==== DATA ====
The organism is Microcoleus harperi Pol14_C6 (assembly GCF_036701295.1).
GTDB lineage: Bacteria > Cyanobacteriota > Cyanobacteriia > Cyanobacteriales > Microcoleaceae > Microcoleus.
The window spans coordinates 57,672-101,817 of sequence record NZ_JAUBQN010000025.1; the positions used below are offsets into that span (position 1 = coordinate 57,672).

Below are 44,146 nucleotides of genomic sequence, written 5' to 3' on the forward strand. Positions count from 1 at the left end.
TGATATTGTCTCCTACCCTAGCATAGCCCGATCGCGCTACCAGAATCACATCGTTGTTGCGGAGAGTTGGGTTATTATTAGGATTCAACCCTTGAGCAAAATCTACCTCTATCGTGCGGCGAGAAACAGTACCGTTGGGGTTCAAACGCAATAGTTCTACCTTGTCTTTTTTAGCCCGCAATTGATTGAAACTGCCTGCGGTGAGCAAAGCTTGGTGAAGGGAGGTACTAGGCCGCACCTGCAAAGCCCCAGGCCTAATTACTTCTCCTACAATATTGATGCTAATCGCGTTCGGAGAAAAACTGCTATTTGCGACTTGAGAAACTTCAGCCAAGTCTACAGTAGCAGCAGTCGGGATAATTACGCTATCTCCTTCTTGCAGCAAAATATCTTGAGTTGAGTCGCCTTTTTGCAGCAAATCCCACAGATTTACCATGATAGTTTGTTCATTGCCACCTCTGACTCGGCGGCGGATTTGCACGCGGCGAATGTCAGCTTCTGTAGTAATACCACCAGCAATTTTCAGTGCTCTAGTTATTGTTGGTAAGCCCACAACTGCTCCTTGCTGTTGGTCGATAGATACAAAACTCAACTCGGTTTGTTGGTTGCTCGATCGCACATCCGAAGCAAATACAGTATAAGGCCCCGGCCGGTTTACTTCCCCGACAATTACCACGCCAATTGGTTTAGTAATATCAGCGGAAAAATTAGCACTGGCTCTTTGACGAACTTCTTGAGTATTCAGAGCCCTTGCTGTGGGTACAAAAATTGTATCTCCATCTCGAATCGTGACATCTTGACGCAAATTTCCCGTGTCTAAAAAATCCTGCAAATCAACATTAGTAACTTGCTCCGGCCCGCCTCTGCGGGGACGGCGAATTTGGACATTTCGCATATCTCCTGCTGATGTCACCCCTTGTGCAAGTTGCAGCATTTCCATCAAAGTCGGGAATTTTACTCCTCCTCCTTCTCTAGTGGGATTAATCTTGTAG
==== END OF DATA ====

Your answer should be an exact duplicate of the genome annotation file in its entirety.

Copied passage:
The organism is Microcoleus harperi Pol14_C6 (assembly GCF_036701295.1).
GTDB lineage: Bacteria > Cyanobacteriota > Cyanobacteriia > Cyanobacteriales > Microcoleaceae > Microcoleus.
The window spans coordinates 57,672-101,817 of sequence record NZ_JAUBQN010000025.1; the positions used below are offsets into that span (position 1 = coordinate 57,672).

Below are 44,146 nucleotides of genomic sequence, written 5' to 3' on the forward strand. Positions count from 1 at the left end.
TGATATTGTCTCCTACCCTAGCATAGCCCGATCGCGCTACCAGAATCACATCGTTGTTGCGGAGAGTTGGGTTATTATTAGGATTCAACCCTTGAGCAAAATCTACCTCTATCGTGCGGCGAGAAACAGTACCGTTGGGGTTCAAACGCAATAGTTCTACCTTGTCTTTTTTAGCCCGCAATTGATTGAAACTGCCTGCGGTGAGCAAAGCTTGGTGAAGGGAGGTACTAGGCCGCACCTGCAAAGCCCCAGGCCTAATTACTTCTCCTACAATATTGATGCTAATCGCGTTCGGAGAAAAACTGCTATTTGCGACTTGAGAAACTTCAGCCAAGTCTACAGTAGCAGCAGTCGGGATAATTACGCTATCTCCTTCTTGCAGCAAAATATCTTGAGTTGAGTCGCCTTTTTGCAGCAAATCCCACAGATTTACCATGATAGTTTGTTCATTGCCACCTCTGACTCGGCGGCGGATTTGCACGCGGCGAATGTCAGCTTCTGTAGTAATACCACCAGCAATTTTCAGTGCTCTAGTTATTGTTGGTAAGCCCACAACTGCTCCTTGCTGTTGGTCGATAGATACAAAACTCAACTCGGTTTGTTGGTTGCTCGATCGCACATCCGAAGCAAATACAGTATAAGGCCCCGGCCGGTTTACTTCCCCGACAATTACCACGCCAATTGGTTTAGTAATATCAGCGGAAAAATTAGCACTGGCTCTTTGACGAACTTCTTGAGTATTCAGAGCCCTTGCTGTGGGTACAAAAATTGTATCTCCATCTCGAATCGTGACATCTTGACGCAAATTTCCCGTGTCTAAAAAATCCTGCAAATCAACATTAGTAACTTGCTCCGGCCCGCCTCTGCGGGGACGGCGAATTTGGACATTTCGCATATCTCCTGCTGATGTCACCCCTTGTGCAAGTTGCAGCATTTCCATCAAAGTCGGGAATTTTACTCCTCCTCCTTCTCTAGTGGGATTAATCTTGTAG